All the energy cost management advice you’ll ever need…

Sep 29

On an index card….

Harold Pollack, a professor at the University of Chicago, believes that all the investment advice that anyone will ever need should fit on an index card. The thinking is that financial advice has been needlessly complicated, and that the basic principles should be easy to understand and straightforward. You can find a copy of Professor Pollack’s card here.

Registered Investment Advisor, George Sisti, recently posted an article in which he delved more deeply into the concept and reviewed what he liked, and what he thought was missing. Sisti provided thoughtful input on the topic. It is worth taking a look.

We have developed our own version of this advice, but for energy professionals and finance folks involved in energy cost management. Like Pollack and Sisti, we think energy cost management has been needlessly complicated. There may be many reasons for making it seem complicated. That’s another topic. What we find troubling about this is that decision makers don’t feel competent and spend a lot of extra time and money trying to make sure that everyone is accountable, without ever having the ability to know for certain how they’re doing. In this technological age, all of that uncertainty and extra cost is unnecessary.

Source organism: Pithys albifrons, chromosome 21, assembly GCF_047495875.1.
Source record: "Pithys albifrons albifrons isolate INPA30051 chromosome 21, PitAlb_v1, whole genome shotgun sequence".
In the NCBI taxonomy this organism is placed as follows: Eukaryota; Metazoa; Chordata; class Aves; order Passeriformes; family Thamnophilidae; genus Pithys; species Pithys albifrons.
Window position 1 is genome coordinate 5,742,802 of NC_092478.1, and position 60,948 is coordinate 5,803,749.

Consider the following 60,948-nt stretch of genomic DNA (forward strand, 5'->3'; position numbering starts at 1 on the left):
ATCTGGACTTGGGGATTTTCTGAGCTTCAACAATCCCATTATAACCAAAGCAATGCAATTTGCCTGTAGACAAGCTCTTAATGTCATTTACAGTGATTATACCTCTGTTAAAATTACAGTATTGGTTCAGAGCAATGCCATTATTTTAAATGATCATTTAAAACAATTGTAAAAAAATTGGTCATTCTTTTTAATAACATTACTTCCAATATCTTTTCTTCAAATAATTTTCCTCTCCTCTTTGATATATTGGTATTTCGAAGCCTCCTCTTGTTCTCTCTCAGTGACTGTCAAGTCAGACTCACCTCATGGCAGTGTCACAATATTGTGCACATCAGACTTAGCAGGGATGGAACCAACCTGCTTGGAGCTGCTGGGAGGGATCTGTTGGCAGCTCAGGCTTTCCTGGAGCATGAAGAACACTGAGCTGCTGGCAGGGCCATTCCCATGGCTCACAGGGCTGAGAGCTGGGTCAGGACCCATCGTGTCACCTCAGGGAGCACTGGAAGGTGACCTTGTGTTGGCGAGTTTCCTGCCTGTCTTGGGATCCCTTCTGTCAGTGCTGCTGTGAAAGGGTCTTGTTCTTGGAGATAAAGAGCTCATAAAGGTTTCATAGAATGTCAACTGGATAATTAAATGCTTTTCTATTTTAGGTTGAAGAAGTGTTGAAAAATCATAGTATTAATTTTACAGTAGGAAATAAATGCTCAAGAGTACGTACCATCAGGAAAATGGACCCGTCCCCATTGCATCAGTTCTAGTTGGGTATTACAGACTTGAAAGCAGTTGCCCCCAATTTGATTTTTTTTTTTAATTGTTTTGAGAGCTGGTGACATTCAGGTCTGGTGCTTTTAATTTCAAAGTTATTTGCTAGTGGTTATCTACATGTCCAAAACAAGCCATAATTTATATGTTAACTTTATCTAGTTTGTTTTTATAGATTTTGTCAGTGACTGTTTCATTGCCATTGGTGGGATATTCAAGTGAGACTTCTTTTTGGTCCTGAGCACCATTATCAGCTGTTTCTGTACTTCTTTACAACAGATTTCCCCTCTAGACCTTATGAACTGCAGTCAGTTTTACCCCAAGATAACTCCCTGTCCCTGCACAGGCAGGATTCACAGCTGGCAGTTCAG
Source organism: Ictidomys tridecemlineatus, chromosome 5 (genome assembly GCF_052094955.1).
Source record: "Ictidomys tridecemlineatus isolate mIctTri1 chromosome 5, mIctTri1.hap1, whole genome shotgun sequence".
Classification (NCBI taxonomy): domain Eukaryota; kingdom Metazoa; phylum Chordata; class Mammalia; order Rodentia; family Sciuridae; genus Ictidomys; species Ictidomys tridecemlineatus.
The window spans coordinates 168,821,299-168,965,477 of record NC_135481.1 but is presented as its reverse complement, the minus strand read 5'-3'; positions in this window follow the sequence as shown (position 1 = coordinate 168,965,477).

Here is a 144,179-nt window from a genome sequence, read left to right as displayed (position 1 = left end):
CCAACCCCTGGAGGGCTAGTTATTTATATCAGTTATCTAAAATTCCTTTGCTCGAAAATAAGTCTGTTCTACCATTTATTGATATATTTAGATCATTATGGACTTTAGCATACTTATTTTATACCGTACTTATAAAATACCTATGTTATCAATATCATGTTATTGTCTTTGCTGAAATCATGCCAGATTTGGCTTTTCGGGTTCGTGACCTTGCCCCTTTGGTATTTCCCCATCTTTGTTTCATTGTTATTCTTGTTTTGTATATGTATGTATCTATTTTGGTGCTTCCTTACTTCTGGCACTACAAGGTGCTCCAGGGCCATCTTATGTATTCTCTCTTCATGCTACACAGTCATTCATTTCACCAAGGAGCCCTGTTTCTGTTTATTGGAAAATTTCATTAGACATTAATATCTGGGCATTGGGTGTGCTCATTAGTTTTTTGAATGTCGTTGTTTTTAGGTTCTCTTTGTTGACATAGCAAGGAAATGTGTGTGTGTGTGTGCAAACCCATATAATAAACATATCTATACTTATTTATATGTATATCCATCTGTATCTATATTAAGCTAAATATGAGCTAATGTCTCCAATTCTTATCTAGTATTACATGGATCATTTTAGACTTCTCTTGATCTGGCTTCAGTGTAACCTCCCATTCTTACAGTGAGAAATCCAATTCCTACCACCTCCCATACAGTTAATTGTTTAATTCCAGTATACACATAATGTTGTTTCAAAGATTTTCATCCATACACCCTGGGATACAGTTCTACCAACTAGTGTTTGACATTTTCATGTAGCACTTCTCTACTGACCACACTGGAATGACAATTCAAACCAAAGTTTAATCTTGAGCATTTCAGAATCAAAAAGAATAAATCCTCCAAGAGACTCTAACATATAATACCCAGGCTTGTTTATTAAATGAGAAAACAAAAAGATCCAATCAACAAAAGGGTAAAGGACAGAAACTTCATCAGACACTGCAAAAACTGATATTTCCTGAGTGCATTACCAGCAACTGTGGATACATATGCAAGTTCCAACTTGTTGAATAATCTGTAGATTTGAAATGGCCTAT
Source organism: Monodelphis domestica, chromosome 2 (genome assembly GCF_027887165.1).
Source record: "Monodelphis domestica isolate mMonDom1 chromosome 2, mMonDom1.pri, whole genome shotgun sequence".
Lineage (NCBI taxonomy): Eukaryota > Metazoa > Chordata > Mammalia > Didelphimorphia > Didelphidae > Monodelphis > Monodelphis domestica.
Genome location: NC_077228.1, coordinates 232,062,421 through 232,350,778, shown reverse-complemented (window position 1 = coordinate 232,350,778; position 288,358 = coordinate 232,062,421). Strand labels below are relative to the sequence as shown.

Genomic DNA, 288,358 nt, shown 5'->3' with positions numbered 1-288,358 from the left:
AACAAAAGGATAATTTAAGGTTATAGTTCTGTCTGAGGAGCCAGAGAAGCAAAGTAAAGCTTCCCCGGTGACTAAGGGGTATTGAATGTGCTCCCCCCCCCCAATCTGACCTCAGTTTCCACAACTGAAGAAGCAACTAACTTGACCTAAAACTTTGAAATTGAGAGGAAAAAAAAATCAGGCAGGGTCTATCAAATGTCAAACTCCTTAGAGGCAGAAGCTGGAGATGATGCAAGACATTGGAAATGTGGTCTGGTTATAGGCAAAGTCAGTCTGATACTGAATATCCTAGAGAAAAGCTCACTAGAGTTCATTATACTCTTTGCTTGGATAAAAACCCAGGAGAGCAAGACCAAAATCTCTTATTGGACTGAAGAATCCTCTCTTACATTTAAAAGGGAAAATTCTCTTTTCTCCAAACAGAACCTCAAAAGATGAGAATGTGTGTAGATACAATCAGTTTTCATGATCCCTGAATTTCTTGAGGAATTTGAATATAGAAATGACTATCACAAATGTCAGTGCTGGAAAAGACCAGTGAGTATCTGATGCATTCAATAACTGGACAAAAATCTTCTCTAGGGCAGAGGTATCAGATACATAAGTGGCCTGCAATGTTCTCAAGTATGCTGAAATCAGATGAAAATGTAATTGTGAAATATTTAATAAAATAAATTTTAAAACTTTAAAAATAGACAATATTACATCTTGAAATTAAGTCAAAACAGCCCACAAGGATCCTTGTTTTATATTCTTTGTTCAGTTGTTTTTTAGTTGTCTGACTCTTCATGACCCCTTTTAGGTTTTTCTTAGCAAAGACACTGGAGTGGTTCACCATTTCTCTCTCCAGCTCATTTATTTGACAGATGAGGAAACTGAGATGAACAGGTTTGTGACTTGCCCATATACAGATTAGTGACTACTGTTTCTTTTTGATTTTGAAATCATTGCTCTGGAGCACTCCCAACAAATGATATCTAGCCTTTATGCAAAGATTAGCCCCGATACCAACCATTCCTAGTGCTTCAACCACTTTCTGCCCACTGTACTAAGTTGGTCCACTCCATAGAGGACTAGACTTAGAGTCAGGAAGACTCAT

We also agree with many of the points George Sisti made in his MarketWatch article. We note the pieces of advice that he helped contribute to our thinking below.

1. Get real data and forecasts of cost and usage.
2. Know and set your targets for cost based on that data.
3. Communicate your targets and goals to your boss simply and clearly.
4. Make sure you can show your work.
5. Focus on your goals and strategy, then monitor the market.
6. When the market puts you in range of your target budget, act. Don’t react.
7. Incremental decisions deliver continuous results: focus on the singles and doubles and don’t worry about the home runs (Sisti’s MarketWatch article about investing also makes this point).
8. You can control the inputs to your strategy, not the performance of the market.
9. As George Sisti noted in his article about investing: “There is no perfect portfolio– yours should emphasize simplicity and shun complexity.”
10. You can do this yourself. It’s easier than you’ve been led to believe.

For those receiving help from an advisor:
11. Pay attention to fees and who pays whom.
12. Make your consultant or broker commit to a standard of integrity and transparency.
13. If you don’t do it yourself, make sure your advisor creates “a comprehensive and comprehensible plan to keep you on course.” (see Sisti, MarketWatch).
14. Trust, but verify.

In future posts, we will delve into details on several of these topics. This is our list. This is all you need to know to make good energy cost management decisions.

Bottom line for businesses: Messages surrounding energy cost management have been needlessly complicated. You have everything you need to be able to make good decisions for your business.

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